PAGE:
Physicists at Yale have created a device that brings together concepts from ‘Schrödinger’s cat’ and the law of superposition. This ‘cat’ can fix some of the most difficult to understand problems in quantum computation.
This is but the latest in Yale’s efforts to understand what needs to be understood to make a truly useful quantum computer. One of those things is the ability to correct the stream of errors that become inevitable when dealing with fragile qubits (quantum bits) while performing quantum calculations.
Nature, a scientific journal, published a study written by Michel Devoret, Professor of Applied Physics and Physics at Yale University. Alexander Grimm, a former postdoctoral associate in Devoret’s lab, is one of the co-authors along with Nicholas Frattini, a student in Michel Devoret’s lab.
When quantum computers become viable, they will completely and entirely transform our society. They will do so by increasing the output, quality, and accuracy of a wide range of industries, from financial services to pharmaceuticals, from gaming to security. This is going to happen because quantum computers will be able to easily perform calculations that are many orders of magnitude more complex than anything that even all of today’s supercomputers combined can handle.
Yale University is constantly building upon its several decades of groundbreaking quantum research. Their particular method of building a quantum computer is referred to as ‘circuit QED’. A circuit QED uses photons in the form of microwave energy within a superconducting microwave resonator.
In conventional computers such as the one you are using to read this content, data is encoded as either a 1 or a 0. The most common type of error that could manifest with this scenario is what you call ‘bit-flips.’ A bit flip is when a single bit (a 1 or a 0) of information happens to randomly flip its state from either a 1 to a 0 or from a 0 to a 1.
This can happen for many, many reasons. Interference from one data line to another, electronics running nearby, the lights used in the room, the hum the electricity coming in from external high voltage circuits, or even cosmic rays emanating from the center of our galaxy and beyond. These single bit errors are corrected by building in redundancy on both the hardware and software levels.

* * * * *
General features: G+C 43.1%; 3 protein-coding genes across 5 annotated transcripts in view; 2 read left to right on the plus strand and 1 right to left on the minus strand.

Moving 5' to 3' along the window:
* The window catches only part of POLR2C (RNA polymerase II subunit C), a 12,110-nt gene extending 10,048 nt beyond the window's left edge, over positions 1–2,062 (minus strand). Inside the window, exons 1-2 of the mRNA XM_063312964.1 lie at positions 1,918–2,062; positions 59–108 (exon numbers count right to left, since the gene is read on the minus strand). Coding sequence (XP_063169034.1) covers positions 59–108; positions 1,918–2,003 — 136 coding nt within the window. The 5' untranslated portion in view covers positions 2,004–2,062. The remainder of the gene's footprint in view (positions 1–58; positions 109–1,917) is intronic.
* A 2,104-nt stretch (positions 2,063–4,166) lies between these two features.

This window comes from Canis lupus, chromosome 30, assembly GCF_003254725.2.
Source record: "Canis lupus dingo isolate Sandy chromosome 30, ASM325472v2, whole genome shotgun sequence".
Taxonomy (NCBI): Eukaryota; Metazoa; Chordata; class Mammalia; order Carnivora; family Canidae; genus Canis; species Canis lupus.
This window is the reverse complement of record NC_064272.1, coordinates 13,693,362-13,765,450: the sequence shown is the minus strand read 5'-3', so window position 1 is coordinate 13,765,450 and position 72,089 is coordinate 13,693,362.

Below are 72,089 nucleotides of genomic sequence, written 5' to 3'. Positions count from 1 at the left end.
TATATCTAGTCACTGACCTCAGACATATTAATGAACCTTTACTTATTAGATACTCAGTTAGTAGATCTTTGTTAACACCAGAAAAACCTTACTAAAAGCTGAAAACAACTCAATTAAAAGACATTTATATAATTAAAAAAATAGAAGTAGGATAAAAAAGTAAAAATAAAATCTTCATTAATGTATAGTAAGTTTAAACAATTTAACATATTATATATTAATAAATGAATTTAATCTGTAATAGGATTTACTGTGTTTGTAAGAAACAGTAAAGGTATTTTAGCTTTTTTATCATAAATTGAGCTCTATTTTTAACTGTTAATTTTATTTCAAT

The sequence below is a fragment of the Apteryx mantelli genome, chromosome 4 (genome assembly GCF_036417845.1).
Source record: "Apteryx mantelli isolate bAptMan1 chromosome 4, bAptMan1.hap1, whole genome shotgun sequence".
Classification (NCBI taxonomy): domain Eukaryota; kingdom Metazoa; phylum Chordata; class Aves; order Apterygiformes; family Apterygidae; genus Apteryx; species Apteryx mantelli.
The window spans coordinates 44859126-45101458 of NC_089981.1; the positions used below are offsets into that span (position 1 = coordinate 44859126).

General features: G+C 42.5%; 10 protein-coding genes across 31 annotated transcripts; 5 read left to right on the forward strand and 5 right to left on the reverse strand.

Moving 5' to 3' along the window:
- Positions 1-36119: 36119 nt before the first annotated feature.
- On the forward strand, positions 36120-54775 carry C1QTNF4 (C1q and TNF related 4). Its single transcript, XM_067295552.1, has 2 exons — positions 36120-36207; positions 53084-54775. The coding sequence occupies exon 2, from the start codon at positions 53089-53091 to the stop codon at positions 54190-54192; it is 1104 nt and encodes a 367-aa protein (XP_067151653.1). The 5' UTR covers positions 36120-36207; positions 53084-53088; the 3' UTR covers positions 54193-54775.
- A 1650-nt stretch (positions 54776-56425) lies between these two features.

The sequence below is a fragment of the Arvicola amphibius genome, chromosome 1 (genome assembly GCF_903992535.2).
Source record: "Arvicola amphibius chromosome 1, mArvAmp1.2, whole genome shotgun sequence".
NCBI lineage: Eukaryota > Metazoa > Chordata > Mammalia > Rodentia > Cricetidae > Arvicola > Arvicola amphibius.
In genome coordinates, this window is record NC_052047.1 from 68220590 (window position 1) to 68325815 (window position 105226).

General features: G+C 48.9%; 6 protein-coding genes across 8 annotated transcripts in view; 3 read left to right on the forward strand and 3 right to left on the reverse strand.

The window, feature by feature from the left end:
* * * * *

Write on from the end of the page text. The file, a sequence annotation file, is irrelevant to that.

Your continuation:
In stark contrast, qubits can not only experience conventional single-bit errors but something called ‘phase-flips’ can also happen to them. A phase-flip is when a qubit randomly flips between its impossible to determine quantum superpositions. Just in case you were wondering, a superposition is a qubit’s ability to be in 2 states at once, so you can see how that becoming inverted or backward could really confuse the situation.
Historically, researchers trying to make quantum computers have attempted to resolve errors by adding more and more redundancy, but that has required more and more physical qubits for each effectively usable qubit.
Meet the ‘cat qubit,’ named after Schrödinger’s cat, which is the famous thought experiment paradox that is used to help people understand the concept of superposition.
The Idea of Schrödinger’s Cat Goes Something Like This:
Imagine that a cat is placed in a totally sealed box that has a radioactive source and a poison. The poison is triggered if a single atom of the radioactive material decays. The theory of superposition states that until someone opens the box, therefor effectively measuring the system, the cat is both (and neither) dead and alive, representing a superposition of states. In the thought experiment, opening the box to observe the state of the cat is actually what abruptly changes its quantum state, forcing it to be either alive or dead by collapsing many probabilities down to a single certainty.
Now, Back to The Quantum Computer
Rather than a quantum computer requiring many physical qubits to effectively represent a single effective qubit, one cat qubit has the ability to prevent phase flips internally, so only one physical cat qubit is needed. The cat qubit is able to do this because it can encode a qubit into superpositions of two states while using a single electronic circuit. Yale’s way of doing this is by using a superconducting microwave resonator that resonates with one of the two frequencies of the two states of the cat qubit.
The Yale researchers were able to change their cat qubit from anyone superposition state to any other superposition state on demand. Also, the team created an entirely new way of identifying, or reading, the data that is encoded into the qubit.
Quantum computers are going to rock the very foundations of computer technology and everything in our society that has been built upon them. This has massive implications for security, considering the fact that current security measures such as 256-bit AES encryption algorithms and just about everything else that secures the internet relies on the fact that computers are not as fast as quantum computers. One of these new quantum computers could crack, in minutes or seconds, a password that it would take today’s top 500 supercomputers (combined) literally millions of years to figure out.
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